In the aftermath of a disappointing loss to Pittsburgh, Mick Cronin and the Bearcats focused on toughness rather than a struggling offense in attempting to dig out of a recent funk.
CINCINNATI -- As the Bearcats worked the ball inside and outside the Pittsburgh zone defense, it eventually kicked out to Sean Kilpatrick standing in his favorite spot in the corner, the defender out of position.
From a spot where he's buried countless 3s during his career at a higher percentage than any spot on the floor hit the rim and bounced into a mob of Panthers.
A possession later, movement inside created a kick out to Cashmere Wright standing at the top of the key, a spot where he's been most comfortable shooting during a season where he knocking down 40 percent from deep.
It slipped in and out.
More triples would follow, some contested, most not. Most were of the high percentage variety into the wheelhouse of this team's best players in positions where they've made a career burying during NCAA tournament runs.
Following the 62-52 loss to Pittsburgh during which UC didn't manage a field goal in the final 9:21 of regulation, walking out of Fifth Third Arena in a frustrated fury muddling about how the offense stinks would be a cop out and lack a deeper introspection.
The Bearcats offense created open shots, maybe as many as they have in weeks. On this night, in the second half, they didn't fall. That happens. Nobody wants it to happen and certainly not in the final minutes of a critical conference game leaving UC (18-6, 6-5) at a crossroads one month from Selection Sunday. Yet, an offense under scrutiny will take undue criticism in the aftermath of Saturday night.
Clearly, Mick Cronin wouldn't buy bad offense theories during a press conference that amounted to the most frustrated eight minutes and 25 seconds we've seen of him this season.
"You can sit there and say, boy Cash and SK had some wide open looks when they went zone," Cronin said. "Yeah, they did. But where I come from you have to win when you don't make shots. Right now we are not tough enough to beat a good team."
Winning without making shots comes as easy as not sticking out in a red shirt among the whiteout crowd. Yet, going the first 15 minutes of the second half without an offensive rebound while so many were available sent Cronin into a speech on his team's need to find a way to finish the job.
Kelvin Gaines, David Nyarsuk and Chiekh Mbodj combined for one offensive rebound among 36 missed shots.
"You got to be tough enough to beat a good team, do whatever it takes," Cronin said. "There's a difference between giving effort and giving the effort required to win the game. Tonight when we weren't making shots the effort required to win the game was for our five man to get a rebound. The effort required was to be perfect on defense. Our effort wasn't good enough to win. That's all I'm interested in."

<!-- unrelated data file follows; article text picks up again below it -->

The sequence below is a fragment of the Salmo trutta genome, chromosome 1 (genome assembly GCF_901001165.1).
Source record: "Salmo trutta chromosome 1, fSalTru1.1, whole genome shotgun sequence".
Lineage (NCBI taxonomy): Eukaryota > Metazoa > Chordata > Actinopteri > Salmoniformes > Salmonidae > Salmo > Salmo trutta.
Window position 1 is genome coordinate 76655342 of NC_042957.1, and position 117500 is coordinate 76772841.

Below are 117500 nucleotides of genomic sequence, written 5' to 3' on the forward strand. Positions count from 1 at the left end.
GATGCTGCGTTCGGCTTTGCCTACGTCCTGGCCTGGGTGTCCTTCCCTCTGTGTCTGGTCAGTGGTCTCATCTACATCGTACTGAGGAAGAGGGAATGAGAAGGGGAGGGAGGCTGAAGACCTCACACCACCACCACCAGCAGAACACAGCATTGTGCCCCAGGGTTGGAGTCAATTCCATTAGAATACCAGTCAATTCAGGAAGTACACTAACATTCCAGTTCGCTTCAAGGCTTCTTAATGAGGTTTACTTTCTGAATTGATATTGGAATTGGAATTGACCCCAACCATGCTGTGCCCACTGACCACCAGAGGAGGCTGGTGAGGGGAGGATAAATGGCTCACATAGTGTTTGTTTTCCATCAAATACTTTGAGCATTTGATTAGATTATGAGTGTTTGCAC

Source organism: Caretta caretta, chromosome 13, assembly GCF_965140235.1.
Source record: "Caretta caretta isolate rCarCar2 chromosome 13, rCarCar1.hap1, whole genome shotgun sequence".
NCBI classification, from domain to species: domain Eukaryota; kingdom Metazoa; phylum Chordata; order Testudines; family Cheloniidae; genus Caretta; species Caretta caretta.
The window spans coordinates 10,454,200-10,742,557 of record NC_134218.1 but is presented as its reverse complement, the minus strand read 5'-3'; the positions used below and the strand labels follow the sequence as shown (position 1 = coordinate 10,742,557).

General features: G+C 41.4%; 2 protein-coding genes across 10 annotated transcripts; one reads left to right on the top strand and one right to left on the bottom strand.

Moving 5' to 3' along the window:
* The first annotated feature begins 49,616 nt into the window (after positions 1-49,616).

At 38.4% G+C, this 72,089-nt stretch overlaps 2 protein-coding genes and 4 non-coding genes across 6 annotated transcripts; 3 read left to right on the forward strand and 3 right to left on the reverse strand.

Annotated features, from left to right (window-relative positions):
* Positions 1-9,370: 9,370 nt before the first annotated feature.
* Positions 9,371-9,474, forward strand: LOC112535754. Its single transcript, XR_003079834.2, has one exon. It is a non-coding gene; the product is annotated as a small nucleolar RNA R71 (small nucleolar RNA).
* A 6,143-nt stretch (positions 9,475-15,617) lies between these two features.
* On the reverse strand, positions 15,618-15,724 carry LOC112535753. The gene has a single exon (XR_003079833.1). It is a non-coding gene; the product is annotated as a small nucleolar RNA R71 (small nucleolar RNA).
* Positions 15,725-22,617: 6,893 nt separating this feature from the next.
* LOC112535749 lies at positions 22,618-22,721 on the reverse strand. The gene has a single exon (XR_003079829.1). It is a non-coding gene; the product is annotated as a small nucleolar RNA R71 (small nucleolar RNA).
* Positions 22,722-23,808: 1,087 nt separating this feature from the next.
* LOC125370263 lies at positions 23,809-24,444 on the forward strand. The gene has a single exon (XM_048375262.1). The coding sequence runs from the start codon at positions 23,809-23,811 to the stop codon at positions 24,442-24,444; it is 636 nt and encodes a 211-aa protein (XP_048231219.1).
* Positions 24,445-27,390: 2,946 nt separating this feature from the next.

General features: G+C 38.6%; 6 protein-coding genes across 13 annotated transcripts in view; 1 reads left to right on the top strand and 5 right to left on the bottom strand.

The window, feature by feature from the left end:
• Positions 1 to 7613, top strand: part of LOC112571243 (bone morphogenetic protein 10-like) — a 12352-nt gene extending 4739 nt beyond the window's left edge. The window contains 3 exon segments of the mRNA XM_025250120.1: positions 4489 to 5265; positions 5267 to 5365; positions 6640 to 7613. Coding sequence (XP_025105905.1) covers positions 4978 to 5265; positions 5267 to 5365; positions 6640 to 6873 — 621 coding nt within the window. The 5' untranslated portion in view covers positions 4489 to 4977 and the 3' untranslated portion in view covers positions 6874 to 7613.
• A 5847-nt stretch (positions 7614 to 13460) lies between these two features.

Certainly, the devil's advocate will shrug at toughness and point to the numbers. And rest assured they are disappointing for UC.
The Bearcats finished Saturday 4 of 25 from 3-point range. They missed their final 14 shots. Kilpatrick went 0 for 7 after halftime following one his most efficient halves of the season to open the game.
Cashmere Wright continues to struggle with his shot since the injury. After weeks spent as the best player on the court every time he took the floor, he's hit just 6 of 35 from 3-point range (17 percent) since coming back. This from a player who was knocking them down at a 46 percent clip.
"Let's just be honest, guys, the kid is giving everything he's got," Cronin said. "He's playing hurt, it's obviously affecting his game."
His struggles filter down to the rest of the team and UC certainly must find a way to convert under the current circumstances. A common misunderstanding would be toughness revolving only around defense. Quite the contrary. A significant part of developing toughness means finishing around the rim and fighting for rebounds, which Cronin focused on after the game.
To contend the offense is a broken mess would mean only looking at the box score and not the film.
"I think our offense was fine today, we just had a lot of defensive breakdowns," Kilpatrick said. "We are sharing the ball, that is all that matters."
February may be the shortest month, but means the most in terms of momentum. Over the past two seasons, the Bearcats found a way to fight out of a funk as the outside tossed dirt on them. Even sitting on a podium five feet removed from the UC backdrop Saturday night, Kilpatrick sounded like a player with his back pressed against directly against the wall.
"There's a lot of teams around the country that tends to fold ... that can't be the case at all," Kilpatrick said. "We got to want it more than the other team and today that didn't happen. We know what we are capable of and we know if we continue to keep playing the way we played the last two games it won't be good. We will get out the trench."
Little time exists for digging. Villanova (15-9, 6-5) and Georgetown (17-4, 7-3) arrive in Clifton for two games in five days and the relentlessness of the Big East shows up like a bullying post move from Steven Adams.
As Cronin referenced before making his final statement of the night and leaving, worrying about wide open misses would be a waste of time. The law of averages will center themselves. Worrying about converting the difficult buckets around the basket and finding ways to claw out victories remain a better use of time.
"You go to find a way to win," Cronin said. "And the answer is to toughen up and get the job done. So, obviously, I got work to do."
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